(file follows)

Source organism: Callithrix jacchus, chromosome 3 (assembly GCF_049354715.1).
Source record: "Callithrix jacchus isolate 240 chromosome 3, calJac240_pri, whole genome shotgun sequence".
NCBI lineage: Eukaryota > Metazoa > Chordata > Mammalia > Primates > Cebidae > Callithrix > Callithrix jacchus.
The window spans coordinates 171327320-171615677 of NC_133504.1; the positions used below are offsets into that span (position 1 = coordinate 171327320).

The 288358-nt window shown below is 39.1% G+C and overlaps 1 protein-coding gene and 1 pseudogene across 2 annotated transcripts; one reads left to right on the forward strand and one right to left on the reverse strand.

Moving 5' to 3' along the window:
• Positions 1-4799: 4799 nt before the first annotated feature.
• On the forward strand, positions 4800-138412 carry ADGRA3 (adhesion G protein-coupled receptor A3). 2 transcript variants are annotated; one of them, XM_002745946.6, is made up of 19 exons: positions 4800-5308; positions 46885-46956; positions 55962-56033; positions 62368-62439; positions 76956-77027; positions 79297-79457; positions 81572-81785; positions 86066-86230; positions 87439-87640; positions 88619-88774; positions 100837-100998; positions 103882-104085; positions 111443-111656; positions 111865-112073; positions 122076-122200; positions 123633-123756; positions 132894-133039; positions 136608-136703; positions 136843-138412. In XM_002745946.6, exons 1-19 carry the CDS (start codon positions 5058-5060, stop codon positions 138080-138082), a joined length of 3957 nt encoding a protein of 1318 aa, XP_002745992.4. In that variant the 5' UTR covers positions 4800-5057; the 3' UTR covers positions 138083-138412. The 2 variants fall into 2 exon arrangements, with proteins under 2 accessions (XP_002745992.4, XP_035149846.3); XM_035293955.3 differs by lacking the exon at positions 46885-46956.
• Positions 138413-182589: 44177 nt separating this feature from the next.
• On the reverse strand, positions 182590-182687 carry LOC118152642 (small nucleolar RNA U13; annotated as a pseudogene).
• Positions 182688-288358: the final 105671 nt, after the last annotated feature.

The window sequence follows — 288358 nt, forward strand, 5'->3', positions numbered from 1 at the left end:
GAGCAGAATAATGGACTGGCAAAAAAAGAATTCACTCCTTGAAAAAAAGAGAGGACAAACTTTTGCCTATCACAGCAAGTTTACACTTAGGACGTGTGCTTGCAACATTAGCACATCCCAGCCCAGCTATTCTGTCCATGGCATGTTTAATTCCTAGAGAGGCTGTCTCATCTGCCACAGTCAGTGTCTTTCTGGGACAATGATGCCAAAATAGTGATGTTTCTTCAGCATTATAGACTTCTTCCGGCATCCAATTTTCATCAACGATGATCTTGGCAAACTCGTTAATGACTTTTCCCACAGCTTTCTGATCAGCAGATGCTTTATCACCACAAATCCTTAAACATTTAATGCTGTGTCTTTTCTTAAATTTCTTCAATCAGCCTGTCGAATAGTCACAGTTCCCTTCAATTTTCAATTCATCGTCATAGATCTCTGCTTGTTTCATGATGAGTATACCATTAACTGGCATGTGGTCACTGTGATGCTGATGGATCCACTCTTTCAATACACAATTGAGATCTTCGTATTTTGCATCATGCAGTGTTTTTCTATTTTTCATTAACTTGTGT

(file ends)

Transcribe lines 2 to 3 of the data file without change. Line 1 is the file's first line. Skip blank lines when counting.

Source record: "Callithrix jacchus isolate 240 chromosome 3, calJac240_pri, whole genome shotgun sequence".
NCBI lineage: Eukaryota > Metazoa > Chordata > Mammalia > Primates > Cebidae > Callithrix > Callithrix jacchus.